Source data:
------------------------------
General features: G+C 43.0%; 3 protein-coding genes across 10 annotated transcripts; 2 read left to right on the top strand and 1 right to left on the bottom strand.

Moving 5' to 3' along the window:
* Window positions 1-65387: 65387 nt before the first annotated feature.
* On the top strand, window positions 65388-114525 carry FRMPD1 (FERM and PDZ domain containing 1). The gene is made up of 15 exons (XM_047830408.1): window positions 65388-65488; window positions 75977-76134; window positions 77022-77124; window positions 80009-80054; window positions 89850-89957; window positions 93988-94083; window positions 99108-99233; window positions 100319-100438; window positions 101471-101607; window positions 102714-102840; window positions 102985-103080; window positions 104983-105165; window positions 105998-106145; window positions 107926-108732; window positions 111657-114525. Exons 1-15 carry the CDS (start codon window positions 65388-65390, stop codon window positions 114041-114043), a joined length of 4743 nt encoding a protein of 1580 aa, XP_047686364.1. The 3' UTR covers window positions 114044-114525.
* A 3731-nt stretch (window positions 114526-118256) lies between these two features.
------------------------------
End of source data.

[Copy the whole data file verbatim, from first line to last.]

General features: G+C 43.0%; 3 protein-coding genes across 10 annotated transcripts; 2 read left to right on the top strand and 1 right to left on the bottom strand.

Moving 5' to 3' along the window:
* Window positions 1-65387: 65387 nt before the first annotated feature.
* On the top strand, window positions 65388-114525 carry FRMPD1 (FERM and PDZ domain containing 1). The gene is made up of 15 exons (XM_047830408.1): window positions 65388-65488; window positions 75977-76134; window positions 77022-77124; window positions 80009-80054; window positions 89850-89957; window positions 93988-94083; window positions 99108-99233; window positions 100319-100438; window positions 101471-101607; window positions 102714-102840; window positions 102985-103080; window positions 104983-105165; window positions 105998-106145; window positions 107926-108732; window positions 111657-114525. Exons 1-15 carry the CDS (start codon window positions 65388-65390, stop codon window positions 114041-114043), a joined length of 4743 nt encoding a protein of 1580 aa, XP_047686364.1. The 3' UTR covers window positions 114044-114525.
* A 3731-nt stretch (window positions 114526-118256) lies between these two features.